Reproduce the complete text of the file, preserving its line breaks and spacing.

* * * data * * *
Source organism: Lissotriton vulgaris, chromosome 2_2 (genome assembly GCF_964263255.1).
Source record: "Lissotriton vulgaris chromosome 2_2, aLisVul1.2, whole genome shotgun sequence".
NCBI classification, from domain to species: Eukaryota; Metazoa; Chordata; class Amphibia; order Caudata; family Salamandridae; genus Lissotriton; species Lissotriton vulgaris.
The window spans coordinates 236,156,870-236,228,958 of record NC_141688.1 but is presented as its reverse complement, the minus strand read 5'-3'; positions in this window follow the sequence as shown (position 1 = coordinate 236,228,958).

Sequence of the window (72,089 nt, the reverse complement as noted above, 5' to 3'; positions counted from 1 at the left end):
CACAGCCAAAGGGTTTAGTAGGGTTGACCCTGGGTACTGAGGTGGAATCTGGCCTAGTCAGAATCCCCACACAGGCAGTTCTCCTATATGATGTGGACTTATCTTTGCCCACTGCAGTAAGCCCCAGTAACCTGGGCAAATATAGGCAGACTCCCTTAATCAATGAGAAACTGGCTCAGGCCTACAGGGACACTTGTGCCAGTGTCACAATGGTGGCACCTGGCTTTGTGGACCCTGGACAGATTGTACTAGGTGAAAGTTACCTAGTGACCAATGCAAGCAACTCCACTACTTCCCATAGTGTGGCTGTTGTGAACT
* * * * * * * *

Source organism: Lissotriton vulgaris, chromosome 2_2 (genome assembly GCF_964263255.1).
Source record: "Lissotriton vulgaris chromosome 2_2, aLisVul1.2, whole genome shotgun sequence".
NCBI classification, from domain to species: Eukaryota; Metazoa; Chordata; class Amphibia; order Caudata; family Salamandridae; genus Lissotriton; species Lissotriton vulgaris.
The window spans coordinates 236,156,870-236,228,958 of record NC_141688.1 but is presented as its reverse complement, the minus strand read 5'-3'; positions in this window follow the sequence as shown (position 1 = coordinate 236,228,958).

Sequence of the window (72,089 nt, the reverse complement as noted above, 5' to 3'; positions counted from 1 at the left end):
CACAGCCAAAGGGTTTAGTAGGGTTGACCCTGGGTACTGAGGTGGAATCTGGCCTAGTCAGAATCCCCACACAGGCAGTTCTCCTATATGATGTGGACTTATCTTTGCCCACTGCAGTAAGCCCCAGTAACCTGGGCAAATATAGGCAGACTCCCTTAATCAATGAGAAACTGGCTCAGGCCTACAGGGACACTTGTGCCAGTGTCACAATGGTGGCACCTGGCTTTGTGGACCCTGGACAGATTGTACTAGGTGAAAGTTACCTAGTGACCAATGCAAGCAACTCCACTACTTCCCATAGTGTGGCTGTTGTGAACT